Social Media Is Not A Silver Bullet: Part II

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December 23, 2010

*Today I want to share a post that I wrote last spring about social media, new products, and familiar brands.  You’ll have to check out the original here to see the comments (which were pretty good).  The update is that after writing this, I was in fact swayed to use the new product.  I had purchased several types of the new product and figured I’d try it for several months.  I wasn’t convinced at first, but in the end it was more than just a great use of social media that did it.  Kudos to Kimberly-Clark for being on the forefront of developing great products, having a strong brand, using social media, and having a great sense of humor.  Check it out…

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I want to tell you a story about feminine products, specifically, tampons.  NOW MEN, do not stop reading this.  It’s not going to be a gross post and I can assure you that every time I read posts about how sports compare to HR, I keep reading even though I don’t always feel completely in my comfort zone depending on the sport or the analogy.

I want to talk to you about tampons for several reasons.  The first is that I recently heard a very odd but interesting presentation at the Social Media Meetup by Andrew Meurrer, Vice President and General Manager at Kimberly-Clark.  In this presentation, he talked about how even discussing tampons is taboo, let alone asking a man to go in a store and buy some.  Kimberly-Clark has learned that once young women find their preferred brand, 70% of them will stay loyal to that brand for life.  Think about that.  Is there any other product that can inspire that percentage of brand loyalty?  Probably not.  I thought of other products I just won’t change and one is toilet paper and the other is my laundry detergent.  I swear by Quilted Northern and Cheer, in case you are curious.

But I digress.  Even something like laundry detergent only has about 55% brand loyalty.  So, you can see that in the feminine hygiene products, getting women interested in your product early in their teenage years is very important.  So since the target demographic is females age 14- 24, Kotex (the brand made by Kimberly Clark) decided to do a couple things to promote their new product line U by Kotex:

  • First, make talking about having your period acceptable.  It should not be taboo.  It happens to all of us ladies.
  • Then, create an exciting ad campaign that rips on the old tampon commercials of other brands to show that real women do not dance around in waves or with butterflies at that time of the month.
  • Create fun new packaging to attract the women and girls.
  • Reach out to the target audience via social media. THIS is what will really differentiate how U by Kotex is accepted.  It is reaching the demographic where they are.   Where they spend time.  Where they are comfortable.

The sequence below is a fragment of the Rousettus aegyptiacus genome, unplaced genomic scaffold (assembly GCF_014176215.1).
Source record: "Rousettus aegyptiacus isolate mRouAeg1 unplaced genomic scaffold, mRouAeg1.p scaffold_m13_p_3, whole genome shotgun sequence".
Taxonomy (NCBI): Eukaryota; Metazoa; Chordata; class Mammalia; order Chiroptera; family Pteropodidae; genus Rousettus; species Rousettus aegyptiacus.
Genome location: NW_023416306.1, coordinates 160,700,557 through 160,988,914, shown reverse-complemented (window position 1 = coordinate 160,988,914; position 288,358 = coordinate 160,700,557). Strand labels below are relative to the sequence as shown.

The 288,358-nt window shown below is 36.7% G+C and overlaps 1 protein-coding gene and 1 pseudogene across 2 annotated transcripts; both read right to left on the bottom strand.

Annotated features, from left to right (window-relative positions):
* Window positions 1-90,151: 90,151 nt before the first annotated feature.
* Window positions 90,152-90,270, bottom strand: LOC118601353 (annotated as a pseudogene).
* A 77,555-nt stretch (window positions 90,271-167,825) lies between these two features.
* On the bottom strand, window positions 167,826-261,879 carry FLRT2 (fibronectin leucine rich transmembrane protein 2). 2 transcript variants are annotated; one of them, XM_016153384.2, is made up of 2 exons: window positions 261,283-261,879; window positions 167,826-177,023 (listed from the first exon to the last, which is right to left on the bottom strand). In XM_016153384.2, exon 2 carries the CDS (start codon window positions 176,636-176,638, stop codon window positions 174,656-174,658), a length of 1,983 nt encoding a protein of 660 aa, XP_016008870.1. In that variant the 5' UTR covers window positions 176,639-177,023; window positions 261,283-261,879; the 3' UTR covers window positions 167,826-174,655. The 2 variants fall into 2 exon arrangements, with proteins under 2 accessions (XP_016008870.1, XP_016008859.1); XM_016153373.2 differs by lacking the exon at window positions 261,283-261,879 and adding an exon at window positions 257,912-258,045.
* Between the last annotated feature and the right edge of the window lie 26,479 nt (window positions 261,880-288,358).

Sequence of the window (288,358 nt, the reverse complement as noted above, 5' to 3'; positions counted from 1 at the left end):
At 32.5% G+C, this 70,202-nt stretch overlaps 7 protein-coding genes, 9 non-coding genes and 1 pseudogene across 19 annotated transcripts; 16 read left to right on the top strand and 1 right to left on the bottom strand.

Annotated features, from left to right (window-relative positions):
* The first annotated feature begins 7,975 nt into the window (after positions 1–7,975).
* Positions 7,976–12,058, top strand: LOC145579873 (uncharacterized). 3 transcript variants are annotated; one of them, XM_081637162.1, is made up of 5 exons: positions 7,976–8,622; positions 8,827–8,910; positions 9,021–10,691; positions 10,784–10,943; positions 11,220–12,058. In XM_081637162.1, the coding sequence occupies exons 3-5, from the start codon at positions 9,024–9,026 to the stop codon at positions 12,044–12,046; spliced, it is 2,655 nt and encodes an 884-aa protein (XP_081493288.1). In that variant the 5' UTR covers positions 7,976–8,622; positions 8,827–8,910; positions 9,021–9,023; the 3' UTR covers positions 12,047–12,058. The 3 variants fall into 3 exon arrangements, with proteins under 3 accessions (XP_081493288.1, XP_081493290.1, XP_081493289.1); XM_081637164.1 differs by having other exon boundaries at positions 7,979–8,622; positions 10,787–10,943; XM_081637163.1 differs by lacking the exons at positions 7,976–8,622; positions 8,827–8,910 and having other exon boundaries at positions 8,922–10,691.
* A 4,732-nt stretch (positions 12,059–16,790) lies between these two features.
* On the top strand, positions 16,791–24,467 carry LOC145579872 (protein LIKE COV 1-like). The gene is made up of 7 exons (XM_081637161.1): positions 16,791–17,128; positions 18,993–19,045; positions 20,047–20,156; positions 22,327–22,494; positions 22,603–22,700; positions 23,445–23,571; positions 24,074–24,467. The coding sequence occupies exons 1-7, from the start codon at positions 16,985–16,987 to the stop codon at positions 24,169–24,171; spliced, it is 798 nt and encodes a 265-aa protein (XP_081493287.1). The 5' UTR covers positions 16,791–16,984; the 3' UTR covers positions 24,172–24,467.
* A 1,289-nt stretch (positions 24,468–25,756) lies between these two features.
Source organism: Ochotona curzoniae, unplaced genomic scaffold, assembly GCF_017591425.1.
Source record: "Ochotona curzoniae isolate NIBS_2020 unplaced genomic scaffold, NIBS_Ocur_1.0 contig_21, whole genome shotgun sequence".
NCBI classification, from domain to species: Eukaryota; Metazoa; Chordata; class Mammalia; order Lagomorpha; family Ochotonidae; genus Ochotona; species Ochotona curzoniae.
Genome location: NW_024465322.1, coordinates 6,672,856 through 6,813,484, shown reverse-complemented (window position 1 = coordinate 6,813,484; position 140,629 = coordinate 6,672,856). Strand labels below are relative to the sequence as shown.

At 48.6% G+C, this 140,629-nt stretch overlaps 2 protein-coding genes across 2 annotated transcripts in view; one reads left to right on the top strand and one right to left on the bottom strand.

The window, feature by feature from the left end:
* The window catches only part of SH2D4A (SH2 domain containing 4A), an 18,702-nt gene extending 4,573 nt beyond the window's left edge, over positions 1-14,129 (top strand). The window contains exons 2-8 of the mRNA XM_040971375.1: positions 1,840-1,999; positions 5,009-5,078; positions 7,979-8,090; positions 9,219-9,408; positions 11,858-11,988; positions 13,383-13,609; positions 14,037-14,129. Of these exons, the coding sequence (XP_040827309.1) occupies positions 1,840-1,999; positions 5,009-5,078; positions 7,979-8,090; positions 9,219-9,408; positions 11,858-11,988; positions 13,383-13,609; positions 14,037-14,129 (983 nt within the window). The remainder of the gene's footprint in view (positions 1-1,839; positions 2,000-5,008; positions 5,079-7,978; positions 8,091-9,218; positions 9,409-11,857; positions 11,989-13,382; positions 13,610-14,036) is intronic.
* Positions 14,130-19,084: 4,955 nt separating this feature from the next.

So, why do I share this with you?  Because it worked.

I am certainly a lot older than their target demographic because let’s face it, I made my product choice over twenty years ago. I would have never thought about changing even though these ads run on TV all the time.  What caught my attention was that this company is using social media to spread the word.  Bells and whistles went off in my head…I just had to try to support a company that is forward thinking and trying to get REAL and honest about this topic.  If not for me, for my little girl’s sake.

So, I tried it.

I hated it.

I want my old product back.

Why?  I think Kotex spent so much time on what the package looks like, how to tell everyone it’s ok to discuss it, and WOW- using social media and fun new ads to tell about it, that they didn’t really DO anything to make the product better than some of the others. ( *Note on 12/23/10- I learned they actually did change the product makeup and it really is better.  They have information on their site.)

So, forgive me but I’m going back to my old brand.  You know, the one in the plain wrapper.  Now, I need to end this post.  I think I’ll put on some white clothes and go dance around in the rain and pretend that life is full of butterflies.  Goodness knows I certainly don’t want to have to write about my period again.

What do you think?  Can the power of social media make you change some of the tried-and-true products you have used for years?  Tell me in the comments.


2 Comments

  • Trish,

    Sometimes a company does something right but forgets that their product must stand behind the shiny marketing. It’s a lot like the hiring process for new employees. If the interview and courting process is unbelievable and amazing, and the candidates decides to accept the job offer and buy the product, the new employee is sometimes left disappointed and takes the first opportunity to go somewhere else.

    I like this example, and I appreciate you sharing your story. Funny, I am very loyal to the same brand from 20 plus years ago as well.

    Jessica

    @blogging4jobs

    • @Jessica- You’re right about the recruiting process being like that. We often gravitate to the shiny objects of the world but without substance, we don’t stick around. I think deep down people just want products (and workplaces) that are solid and reliable. Thanks for the comment.

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About Trish

A former HR executive and HCM product leader with over 20 years of experience.

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